Stamp Duty on Granny AnnexesAnnexes are a common feature of many homes and can often have multiple different uses. From housing elderly relatives to holiday lets, the number of registered annexes in the UK is steadily increasing. Almost 1 in 8 British homes is set to feature one in the coming years according to a 2020 survey. One of the reasons for this increased popularity is its impact on SDLT. More specifically, how they help to reduce the amount paid. Annexes, or granny flats, don’t count as additional dwellings with regards to the 3% SDLT surcharge on buy-to-let properties and second homes. This essentially means that you’re entitled to both have your cake and eat it. An annexe will count towards any relief you may be entitled to but does not count towards the surcharge. This allows you to claim relief without the risk of being penalised elsewhere. Remember though, these are subject to specific conditions being met
How Granny Annex Stamp Duty WorksThere are many forms of SDLT relief that you may or may not qualify for. The most common of which is relief for first-time buyers. The relief that relates to annexes is known as ‘multiple dwellings relief’ (MDR) and is calculated based on the individual price of a property. This tax amount is then multiplied by the number of dwellings present to give a final figure. It’s also important to note that there is a minimum payable amount; 1% of the total property price.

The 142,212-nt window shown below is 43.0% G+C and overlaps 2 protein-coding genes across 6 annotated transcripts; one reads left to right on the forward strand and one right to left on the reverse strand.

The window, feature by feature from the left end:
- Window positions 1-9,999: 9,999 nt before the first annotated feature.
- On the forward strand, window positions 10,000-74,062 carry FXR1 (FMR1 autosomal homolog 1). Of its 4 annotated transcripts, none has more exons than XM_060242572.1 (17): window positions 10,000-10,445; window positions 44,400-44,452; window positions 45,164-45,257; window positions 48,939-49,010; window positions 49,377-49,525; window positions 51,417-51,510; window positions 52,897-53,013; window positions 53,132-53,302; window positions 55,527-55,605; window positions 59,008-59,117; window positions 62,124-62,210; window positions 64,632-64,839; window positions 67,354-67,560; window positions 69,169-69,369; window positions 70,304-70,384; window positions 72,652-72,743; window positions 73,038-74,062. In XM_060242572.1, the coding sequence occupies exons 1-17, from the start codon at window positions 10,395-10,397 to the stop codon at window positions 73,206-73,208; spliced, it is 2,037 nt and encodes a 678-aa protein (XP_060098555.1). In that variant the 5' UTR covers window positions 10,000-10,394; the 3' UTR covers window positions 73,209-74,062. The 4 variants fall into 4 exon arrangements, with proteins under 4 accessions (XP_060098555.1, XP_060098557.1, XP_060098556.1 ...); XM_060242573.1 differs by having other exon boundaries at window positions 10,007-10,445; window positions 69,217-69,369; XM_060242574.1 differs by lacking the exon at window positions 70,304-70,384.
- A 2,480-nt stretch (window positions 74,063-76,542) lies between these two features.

What Counts as a ‘Dwelling’?When we talk about multiple dwellings we are referring to separate buildings or self-contained areas of the same building that are suitable to living in. These come in various forms with the most common being annexes and flats. For the purposes of SDLT, these dwellings must reside on the same piece of land in order to qualify. You’ll also need to bear in mind that there are different rules should you own property in Wales or Scotland.
How SDLT for Annexes Has changedOriginally, a person buying a property that contained multiple dwellings was liable for an extra 3% SDLT charge. This was applied to the whole price and placed on top of the existing SDLT due. This was the case regardless of whether or not the new property was replacing an existing residence and created confusion around which properties counted and which did not. Thankfully these rules were amended with a new test introduced. This test is applicable where a single transaction covers multiple dwellings. These new rules apply to the following circumstances:
- On making a reasonable allocation of the property’s price, at least two-thirds are paid for the main dwelling
- The subsidiary dwelling is either part of the same building as the main dwelling or is on the same land as the main dwelling